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Mutation-induced functional alterations of CCR6.

Mutation-induced functional alterations of CCR6.
Author Information (click to view)

Julian B, Gao K, Harwood BN, Beinborn M, Kopin AS,


Julian B, Gao K, Harwood BN, Beinborn M, Kopin AS, (click to view)

Julian B, Gao K, Harwood BN, Beinborn M, Kopin AS,

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The Journal of pharmacology and experimental therapeutics 2016 Oct 27() pii jpet.116.237669
Abstract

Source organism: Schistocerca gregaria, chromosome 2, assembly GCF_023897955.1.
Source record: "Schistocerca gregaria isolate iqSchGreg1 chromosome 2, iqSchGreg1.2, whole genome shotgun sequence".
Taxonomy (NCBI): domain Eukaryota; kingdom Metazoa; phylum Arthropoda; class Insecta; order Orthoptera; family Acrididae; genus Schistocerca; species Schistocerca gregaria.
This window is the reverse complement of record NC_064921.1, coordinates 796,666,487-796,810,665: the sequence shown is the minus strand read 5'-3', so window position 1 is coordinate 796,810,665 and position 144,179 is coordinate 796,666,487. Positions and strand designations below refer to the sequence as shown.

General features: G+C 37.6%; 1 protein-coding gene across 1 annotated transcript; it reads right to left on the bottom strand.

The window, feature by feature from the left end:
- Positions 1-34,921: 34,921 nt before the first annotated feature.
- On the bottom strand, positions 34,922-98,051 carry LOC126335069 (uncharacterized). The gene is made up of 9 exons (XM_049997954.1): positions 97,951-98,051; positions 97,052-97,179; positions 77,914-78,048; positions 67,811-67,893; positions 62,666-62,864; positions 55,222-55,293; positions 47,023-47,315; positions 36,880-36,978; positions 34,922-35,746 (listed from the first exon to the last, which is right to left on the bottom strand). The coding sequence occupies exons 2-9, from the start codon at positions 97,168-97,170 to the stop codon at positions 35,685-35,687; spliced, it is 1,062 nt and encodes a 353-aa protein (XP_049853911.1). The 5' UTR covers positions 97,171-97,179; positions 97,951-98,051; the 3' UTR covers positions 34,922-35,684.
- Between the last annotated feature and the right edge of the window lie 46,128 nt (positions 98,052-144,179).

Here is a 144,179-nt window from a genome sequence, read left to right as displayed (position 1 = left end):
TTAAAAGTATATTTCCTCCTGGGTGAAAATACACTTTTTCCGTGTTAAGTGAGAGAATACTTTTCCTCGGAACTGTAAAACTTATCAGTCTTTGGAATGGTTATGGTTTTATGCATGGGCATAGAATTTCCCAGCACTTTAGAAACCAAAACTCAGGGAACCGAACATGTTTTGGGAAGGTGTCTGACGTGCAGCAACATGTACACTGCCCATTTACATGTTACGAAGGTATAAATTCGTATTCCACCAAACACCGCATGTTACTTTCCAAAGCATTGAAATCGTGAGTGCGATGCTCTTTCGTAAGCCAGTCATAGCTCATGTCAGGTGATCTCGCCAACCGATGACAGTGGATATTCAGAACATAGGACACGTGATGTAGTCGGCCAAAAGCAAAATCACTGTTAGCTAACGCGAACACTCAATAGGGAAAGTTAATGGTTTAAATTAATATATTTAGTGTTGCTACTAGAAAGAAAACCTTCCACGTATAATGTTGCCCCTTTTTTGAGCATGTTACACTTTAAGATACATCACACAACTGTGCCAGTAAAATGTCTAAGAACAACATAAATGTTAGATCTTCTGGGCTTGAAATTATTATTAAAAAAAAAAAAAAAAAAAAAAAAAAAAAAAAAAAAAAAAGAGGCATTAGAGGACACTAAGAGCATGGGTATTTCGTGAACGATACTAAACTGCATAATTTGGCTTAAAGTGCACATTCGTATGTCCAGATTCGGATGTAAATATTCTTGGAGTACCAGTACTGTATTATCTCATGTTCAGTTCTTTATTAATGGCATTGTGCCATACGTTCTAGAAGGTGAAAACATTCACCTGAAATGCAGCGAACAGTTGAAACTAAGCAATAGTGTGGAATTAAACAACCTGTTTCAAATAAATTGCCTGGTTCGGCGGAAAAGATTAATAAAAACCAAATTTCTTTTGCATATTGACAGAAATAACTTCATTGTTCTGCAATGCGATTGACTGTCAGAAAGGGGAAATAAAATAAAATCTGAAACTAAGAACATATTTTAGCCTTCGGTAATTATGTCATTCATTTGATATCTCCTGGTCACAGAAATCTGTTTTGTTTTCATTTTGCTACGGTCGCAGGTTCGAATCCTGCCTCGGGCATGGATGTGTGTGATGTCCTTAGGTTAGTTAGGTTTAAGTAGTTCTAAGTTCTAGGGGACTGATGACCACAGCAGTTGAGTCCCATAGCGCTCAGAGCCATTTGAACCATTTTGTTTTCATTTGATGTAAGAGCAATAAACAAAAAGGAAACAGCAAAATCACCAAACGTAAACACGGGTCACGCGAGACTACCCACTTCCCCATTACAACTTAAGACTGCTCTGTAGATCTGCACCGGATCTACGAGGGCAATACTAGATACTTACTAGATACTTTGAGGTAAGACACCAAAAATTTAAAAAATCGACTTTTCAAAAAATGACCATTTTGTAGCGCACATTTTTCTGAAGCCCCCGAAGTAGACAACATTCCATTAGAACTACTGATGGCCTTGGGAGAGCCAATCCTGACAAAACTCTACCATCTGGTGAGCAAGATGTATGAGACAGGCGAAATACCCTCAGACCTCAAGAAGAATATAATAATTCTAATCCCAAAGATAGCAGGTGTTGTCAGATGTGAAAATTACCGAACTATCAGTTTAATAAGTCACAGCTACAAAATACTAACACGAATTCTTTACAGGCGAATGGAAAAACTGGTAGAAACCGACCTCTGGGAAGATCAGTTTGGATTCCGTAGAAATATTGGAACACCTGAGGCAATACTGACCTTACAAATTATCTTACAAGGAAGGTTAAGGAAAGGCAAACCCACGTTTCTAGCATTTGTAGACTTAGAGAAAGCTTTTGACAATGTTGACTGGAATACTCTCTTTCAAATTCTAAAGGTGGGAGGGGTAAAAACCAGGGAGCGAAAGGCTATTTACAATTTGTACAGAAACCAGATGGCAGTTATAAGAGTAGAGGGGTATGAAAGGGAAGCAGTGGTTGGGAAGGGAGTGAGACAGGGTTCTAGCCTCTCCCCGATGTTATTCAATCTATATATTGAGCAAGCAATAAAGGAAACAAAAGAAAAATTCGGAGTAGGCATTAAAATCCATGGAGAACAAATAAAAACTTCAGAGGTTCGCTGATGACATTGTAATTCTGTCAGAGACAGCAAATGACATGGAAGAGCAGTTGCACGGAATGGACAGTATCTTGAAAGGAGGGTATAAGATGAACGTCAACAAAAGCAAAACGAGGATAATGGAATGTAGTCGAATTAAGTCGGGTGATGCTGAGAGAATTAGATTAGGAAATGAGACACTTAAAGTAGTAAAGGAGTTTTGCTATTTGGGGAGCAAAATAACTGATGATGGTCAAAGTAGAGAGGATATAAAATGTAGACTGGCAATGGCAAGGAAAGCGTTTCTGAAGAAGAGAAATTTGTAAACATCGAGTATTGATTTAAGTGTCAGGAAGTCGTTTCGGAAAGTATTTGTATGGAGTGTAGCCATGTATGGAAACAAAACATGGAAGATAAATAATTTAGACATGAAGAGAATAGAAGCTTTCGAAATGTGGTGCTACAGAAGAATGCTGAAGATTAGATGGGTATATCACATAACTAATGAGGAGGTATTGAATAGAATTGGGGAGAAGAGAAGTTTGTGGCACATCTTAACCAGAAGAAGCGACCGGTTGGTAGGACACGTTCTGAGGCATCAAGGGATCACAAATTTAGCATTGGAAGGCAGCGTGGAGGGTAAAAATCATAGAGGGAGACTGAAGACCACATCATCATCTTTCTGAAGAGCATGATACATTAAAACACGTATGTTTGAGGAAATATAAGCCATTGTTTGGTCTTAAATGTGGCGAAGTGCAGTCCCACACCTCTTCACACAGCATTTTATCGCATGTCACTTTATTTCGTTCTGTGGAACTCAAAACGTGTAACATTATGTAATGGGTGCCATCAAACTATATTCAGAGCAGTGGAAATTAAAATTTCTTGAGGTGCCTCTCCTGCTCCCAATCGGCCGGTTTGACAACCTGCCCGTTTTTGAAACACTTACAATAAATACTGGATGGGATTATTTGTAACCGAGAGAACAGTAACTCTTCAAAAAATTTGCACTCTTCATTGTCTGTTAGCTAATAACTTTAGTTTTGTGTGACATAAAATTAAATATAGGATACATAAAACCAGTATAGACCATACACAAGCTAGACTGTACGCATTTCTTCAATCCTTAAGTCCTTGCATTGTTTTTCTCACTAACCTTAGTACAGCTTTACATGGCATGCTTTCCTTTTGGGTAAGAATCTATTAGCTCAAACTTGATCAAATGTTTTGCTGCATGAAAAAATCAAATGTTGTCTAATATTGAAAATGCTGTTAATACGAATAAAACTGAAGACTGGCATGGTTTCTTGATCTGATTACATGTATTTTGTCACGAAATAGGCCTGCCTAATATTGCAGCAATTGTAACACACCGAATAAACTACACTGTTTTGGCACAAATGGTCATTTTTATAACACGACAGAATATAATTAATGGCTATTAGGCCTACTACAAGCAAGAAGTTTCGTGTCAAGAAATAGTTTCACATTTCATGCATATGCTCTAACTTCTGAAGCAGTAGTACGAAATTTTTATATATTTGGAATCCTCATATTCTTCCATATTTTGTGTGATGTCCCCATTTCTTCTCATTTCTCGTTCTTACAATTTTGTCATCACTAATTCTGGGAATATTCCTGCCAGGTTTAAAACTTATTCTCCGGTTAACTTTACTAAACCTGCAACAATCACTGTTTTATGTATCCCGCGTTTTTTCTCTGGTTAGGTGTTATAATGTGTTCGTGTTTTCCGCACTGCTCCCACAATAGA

The Cys-Cys Chemokine Receptor 6 (CCR6) is a well established modulator of inflammation. Although several genetic associations have been identified between CCR6 polymorphisms and immune system disorders (e.g. rheumatoid arthritis, Crohn’s disease), the pharmacological effects of naturally occurring missense mutations in this receptor have yet to be characterized. In this study, we initially assessed G protein-mediated signaling and observed that WT CCR6 exhibited ligand independent activity. In addition we found that the five most frequent CCR6 missense variants (A89T, A150V, R155W, G345S, and A369V) exhibited decreased basal and/or ligand induced Gαi protein signaling. To complement the study of these loss of function variants, we engineered a set of constitutively active CCR6 receptors. Selected mutations enhanced basal G protein-mediated signaling up to three fold relative to the WT value. Using a Bioluminescence Resonance Energy Transfer (BRET) assay we investigated the ability of each naturally occurring and engineered CCR6 receptor mutant to recruit beta arrestin. In contrast to G protein-mediated signaling, beta arrestin mobilization was largely unperturbed by the naturally occurring loss of function CCR6 variants. Elevated recruitment of beta arrestin was observed in one of the engineered constitutively active mutants (T98P). Our results demonstrate that point mutations in CCR6 can result in either a gain or loss of receptor function. These observations underscore the need to explore how CCR6 natural variants may influence immune cell physiology and human disease.

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